From: Christopher Coleman <coleman@xxxxxxxxxxxxxxxxxxxxxx>
Date: Wed, 10 Apr 1996 10:54:14 -0600 (CST)
In sec V (The Being of Language), Foucault outlines the complex
ternary scheme of renaissance language: "...it requires the formal
domain of marks, the content indicated by them, and the similitudes
that link the marks to the things designated by them." Can we map
the distinction between hermeneutics and semiology using this scheme?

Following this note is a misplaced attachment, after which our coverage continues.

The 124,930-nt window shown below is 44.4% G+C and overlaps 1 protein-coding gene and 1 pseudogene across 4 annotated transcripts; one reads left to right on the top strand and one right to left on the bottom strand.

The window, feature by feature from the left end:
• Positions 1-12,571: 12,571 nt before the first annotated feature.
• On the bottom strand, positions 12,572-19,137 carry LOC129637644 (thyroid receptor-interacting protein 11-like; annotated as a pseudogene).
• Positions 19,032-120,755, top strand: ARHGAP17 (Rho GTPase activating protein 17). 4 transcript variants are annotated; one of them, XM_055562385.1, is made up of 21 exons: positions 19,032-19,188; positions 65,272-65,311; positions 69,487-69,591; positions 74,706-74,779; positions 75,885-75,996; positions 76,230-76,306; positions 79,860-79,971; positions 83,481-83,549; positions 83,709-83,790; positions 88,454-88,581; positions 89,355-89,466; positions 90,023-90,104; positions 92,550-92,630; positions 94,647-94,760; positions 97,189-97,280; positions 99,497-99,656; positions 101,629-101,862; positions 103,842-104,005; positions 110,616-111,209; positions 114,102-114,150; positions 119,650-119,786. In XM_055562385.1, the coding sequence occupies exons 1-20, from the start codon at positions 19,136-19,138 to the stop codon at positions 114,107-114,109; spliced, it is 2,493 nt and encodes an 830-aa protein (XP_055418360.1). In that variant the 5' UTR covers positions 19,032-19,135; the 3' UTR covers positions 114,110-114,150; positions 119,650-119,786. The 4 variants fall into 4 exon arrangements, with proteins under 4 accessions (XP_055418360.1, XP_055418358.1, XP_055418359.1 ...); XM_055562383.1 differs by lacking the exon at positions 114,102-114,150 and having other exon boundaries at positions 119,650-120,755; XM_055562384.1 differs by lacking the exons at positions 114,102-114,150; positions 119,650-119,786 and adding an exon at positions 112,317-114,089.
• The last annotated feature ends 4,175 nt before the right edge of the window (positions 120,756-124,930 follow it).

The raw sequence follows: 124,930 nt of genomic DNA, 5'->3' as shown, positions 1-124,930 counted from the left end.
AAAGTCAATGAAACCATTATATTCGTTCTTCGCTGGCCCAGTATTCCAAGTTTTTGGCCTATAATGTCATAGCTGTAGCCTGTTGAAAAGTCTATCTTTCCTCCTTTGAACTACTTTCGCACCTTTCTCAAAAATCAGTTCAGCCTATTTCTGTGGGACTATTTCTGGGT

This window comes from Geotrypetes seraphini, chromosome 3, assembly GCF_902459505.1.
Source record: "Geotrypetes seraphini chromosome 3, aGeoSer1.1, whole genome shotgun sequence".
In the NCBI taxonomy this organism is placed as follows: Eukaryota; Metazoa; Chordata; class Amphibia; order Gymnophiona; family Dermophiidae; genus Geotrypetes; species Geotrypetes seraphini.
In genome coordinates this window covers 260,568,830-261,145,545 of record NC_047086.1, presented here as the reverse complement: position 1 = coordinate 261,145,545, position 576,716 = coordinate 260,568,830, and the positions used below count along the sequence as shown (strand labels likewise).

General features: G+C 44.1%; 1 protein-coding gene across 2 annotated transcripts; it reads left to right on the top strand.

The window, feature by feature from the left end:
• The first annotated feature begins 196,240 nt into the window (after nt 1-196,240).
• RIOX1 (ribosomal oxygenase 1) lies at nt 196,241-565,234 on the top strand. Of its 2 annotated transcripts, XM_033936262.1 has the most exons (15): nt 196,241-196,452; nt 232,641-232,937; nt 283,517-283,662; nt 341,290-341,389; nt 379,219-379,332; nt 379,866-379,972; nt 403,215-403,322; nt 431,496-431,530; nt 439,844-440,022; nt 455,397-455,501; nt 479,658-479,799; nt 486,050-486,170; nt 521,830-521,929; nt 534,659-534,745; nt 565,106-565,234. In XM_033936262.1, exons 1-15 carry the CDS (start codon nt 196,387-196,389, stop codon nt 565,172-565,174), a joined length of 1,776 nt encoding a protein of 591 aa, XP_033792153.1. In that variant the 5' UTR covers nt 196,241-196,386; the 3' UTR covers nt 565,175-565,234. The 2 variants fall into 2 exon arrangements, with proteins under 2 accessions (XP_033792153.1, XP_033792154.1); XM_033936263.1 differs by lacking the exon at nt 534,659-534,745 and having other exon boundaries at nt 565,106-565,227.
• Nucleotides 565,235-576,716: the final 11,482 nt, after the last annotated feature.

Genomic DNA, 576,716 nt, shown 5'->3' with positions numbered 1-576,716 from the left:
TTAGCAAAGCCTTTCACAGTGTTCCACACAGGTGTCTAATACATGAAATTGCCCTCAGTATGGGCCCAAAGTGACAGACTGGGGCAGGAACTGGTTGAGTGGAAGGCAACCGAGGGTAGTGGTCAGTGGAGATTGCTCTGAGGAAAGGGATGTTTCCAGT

Can we read the formal domain of marks as "Nature," that thin layer that holds
semiology and hermeneutics one above the other, with hermeneutics
pointing toward the content indicated by the signs/marks in nature, and
semiology focusing on the links between the marks and the content
indicated by them?
Is this distinction one that was recognized during the Renaissance?
And Flannon: What do you mean when you say"the graphics of the world
is the effect of hermeneutics and its discourse is the effect of
semiology"? I think I don't understand the word "effect," which
suggests that hermenuetics cause the graphics of the world.
Why don't ya'll run with that for a while?